First-trimester fetal cardiac examination using spatiotemporal image correlation, tomographic ultrasound and color Doppler imaging for the diagnosis of complex congenital heart disease in high-risk patients

S. Turan, O. M. Turan, A. Desai, C. R. Harman, A. A. Baschat

Research output: Contribution to journalArticle

Abstract

Objective A four-dimensional (4D) fetal echocardiographic technique utilizing spatiotemporal image correlation, tomographic ultrasound imaging display (STIC-TUI echo) and color Doppler has previously been shown to be effective in displaying the examination planes constituting the extended cardiac examination. The aim of this study was to evaluate the performance of this first-trimester STIC-TUI echo technique in identifying complex congenital heart disease (CHD) in high-risk pregnancies.

Methods This was a prospective study of patients presenting at first-trimester screening who were at high risk for CHD owing to pregestational diabetes, in-vitro fertilization (IVF), increased nuchal translucency (NT) thickness, first-trimester tricuspid regurgitation or reversed ductus venosus (DV) a-wave, a previous child with CHD or who were on anticonvulsant medication. First-trimester STIC-TUI echo was performed, and the findings were correlated with second-trimester echocardiography and post-delivery echo findings in survivors.

Results One hundred and sixty-four fetuses from 152 patients were enrolled (77 diabetics, 38 IVF, 14 with increased NT, 23 cases of tricuspid regurgitation or reversed a-wave in the DV, 22 with prior CHD and two on anticonvulsants). STIC-TUI echo was abnormal in 20 (12%), showing atrioventricular canal defect (n = 9), hypoplastic left heart (n = 2), pulmonary stenosis (n = 2), right aortic arch (n = 1), interrupted aortic arch (n = 1), tricuspid atresia (n = 1), heterotaxy (n = 1), persistent truncus arteriosus (n = 1), double outlet right ventricle and ventricular septal defect (n = 1) and double inlet ventricle with transposition of the great arteries (n = 1). 85% of these anomalies were evident in the four-chamber view plane of the TUI display, and the remainder were diagnosed in the outflow tract planes with color Doppler imaging. In 13, CHD was isolated while seven had extracardiac anomalies. Thirteen fetuses had aneuploidy and all 13 underwent first-trimester termination of pregnancy. In the remaining seven, second-trimester echocardiography and neonatal echo/postmortem examination confirmed anomalies (two stillborn neonates, one neonatal death, four live births). Two cases of CHD missed by first-trimester STIC-TUI echo were diagnosed on second-trimester echo. Accordingly, first-trimester STIC-TUI echo had 91% sensitivity and 100% specificity for the detection of CHD.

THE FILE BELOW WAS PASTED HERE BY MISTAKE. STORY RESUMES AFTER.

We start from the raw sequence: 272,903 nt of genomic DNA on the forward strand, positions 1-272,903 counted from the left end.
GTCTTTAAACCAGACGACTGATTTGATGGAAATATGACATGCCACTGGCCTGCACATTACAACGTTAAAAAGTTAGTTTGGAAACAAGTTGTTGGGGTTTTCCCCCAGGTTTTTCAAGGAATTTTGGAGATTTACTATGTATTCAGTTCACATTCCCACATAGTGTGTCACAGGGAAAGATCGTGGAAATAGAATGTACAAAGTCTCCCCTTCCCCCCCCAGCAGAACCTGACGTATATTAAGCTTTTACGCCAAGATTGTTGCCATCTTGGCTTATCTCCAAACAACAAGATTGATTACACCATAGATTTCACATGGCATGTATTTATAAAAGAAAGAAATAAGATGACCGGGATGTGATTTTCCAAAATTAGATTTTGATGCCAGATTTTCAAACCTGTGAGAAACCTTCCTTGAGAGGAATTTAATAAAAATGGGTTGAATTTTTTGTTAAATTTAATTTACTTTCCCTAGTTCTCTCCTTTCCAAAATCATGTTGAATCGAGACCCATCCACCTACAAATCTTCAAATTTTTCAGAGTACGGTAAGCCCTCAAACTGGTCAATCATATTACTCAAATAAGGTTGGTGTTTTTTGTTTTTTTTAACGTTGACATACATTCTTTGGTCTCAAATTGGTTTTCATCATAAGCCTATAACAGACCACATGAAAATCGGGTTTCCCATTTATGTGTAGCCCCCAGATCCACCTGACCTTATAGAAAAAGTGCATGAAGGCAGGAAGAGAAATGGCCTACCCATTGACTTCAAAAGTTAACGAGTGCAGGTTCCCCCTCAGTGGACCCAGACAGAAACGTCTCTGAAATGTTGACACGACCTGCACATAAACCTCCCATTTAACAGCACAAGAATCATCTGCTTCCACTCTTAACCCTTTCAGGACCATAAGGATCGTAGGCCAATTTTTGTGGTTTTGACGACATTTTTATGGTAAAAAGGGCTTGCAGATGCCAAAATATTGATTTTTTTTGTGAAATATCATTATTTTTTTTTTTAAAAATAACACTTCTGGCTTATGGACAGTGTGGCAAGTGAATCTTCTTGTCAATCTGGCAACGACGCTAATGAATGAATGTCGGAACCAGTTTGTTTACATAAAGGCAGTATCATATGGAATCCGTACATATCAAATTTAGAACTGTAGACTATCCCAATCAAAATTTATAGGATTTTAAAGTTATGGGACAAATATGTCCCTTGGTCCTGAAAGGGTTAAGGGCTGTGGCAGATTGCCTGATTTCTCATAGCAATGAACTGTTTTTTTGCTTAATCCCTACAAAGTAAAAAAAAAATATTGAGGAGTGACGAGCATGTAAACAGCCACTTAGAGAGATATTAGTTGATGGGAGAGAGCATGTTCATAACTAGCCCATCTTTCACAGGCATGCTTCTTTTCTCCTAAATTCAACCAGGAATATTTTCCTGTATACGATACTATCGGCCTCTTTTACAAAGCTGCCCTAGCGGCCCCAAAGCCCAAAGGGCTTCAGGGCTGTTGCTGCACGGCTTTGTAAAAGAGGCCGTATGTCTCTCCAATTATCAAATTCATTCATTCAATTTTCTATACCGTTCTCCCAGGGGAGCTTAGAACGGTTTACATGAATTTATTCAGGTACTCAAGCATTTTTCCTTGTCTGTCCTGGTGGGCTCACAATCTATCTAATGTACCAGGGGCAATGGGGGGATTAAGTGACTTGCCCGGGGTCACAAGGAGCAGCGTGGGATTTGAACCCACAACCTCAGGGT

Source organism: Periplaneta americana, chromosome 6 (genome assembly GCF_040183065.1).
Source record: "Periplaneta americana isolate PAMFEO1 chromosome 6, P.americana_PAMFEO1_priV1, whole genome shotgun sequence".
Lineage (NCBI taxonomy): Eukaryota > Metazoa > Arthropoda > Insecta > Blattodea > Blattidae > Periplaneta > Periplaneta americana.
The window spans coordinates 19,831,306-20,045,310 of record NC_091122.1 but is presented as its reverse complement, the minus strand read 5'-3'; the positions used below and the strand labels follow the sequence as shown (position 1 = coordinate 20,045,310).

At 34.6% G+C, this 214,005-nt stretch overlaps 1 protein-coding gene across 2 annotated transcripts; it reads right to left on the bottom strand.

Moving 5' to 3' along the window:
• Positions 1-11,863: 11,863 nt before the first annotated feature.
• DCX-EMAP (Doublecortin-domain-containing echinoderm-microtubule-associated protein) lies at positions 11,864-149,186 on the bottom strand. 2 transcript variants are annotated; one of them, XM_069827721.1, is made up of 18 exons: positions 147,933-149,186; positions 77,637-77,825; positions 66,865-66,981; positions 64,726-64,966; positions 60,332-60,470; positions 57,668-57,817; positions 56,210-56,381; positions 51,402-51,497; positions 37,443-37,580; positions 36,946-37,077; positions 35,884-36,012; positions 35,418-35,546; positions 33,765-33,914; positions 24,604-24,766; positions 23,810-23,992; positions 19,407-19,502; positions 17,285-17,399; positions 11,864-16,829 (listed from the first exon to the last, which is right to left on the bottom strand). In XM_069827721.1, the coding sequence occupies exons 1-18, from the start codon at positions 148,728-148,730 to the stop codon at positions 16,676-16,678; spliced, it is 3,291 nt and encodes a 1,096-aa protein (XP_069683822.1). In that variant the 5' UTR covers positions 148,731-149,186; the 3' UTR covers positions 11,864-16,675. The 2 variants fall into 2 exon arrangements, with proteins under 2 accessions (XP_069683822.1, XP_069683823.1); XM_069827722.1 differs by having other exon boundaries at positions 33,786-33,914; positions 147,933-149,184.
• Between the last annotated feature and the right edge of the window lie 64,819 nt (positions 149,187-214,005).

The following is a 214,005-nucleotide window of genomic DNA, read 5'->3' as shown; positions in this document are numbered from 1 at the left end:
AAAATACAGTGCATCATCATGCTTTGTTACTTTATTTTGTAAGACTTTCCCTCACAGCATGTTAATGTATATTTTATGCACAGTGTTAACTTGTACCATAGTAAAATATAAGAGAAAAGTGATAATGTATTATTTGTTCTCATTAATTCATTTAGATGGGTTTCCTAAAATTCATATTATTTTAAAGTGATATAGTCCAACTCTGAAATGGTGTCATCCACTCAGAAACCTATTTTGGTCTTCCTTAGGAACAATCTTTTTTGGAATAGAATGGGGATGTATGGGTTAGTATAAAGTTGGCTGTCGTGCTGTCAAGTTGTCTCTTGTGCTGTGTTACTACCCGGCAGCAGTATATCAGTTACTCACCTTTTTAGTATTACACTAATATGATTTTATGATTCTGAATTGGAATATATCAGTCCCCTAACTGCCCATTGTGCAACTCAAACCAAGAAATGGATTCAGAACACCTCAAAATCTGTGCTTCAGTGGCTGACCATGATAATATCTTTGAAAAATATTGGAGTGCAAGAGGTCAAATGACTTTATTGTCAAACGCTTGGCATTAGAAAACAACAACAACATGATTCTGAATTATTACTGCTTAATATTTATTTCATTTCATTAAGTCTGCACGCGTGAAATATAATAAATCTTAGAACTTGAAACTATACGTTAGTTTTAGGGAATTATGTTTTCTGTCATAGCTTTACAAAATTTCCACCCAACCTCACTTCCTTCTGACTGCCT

Conclusions First-trimester 4D echocardiography using a standardized application of STIC, TUI and color Doppler imaging is effective in displaying the imaging planes that are necessary for achieving the diagnosis of complex cardiac anomalies in high-risk patients. Optimal imaging of the four-chamber view with two-dimensional ultrasound is the major determinant of successful volume acquisition.

Original languageEnglish (US)
Pages (from-to)562-567
Number of pages6
JournalUltrasound in Obstetrics and Gynecology
Volume44
Issue number5
DOIs
StatePublished - Nov 1 2014
Externally publishedYes

Keywords

  • STIC
  • TUI
  • congenital heart disease
  • fetal echocardiography
  • high-risk

ASJC Scopus subject areas

  • Radiological and Ultrasound Technology
  • Reproductive Medicine
  • Radiology Nuclear Medicine and imaging
  • Obstetrics and Gynecology

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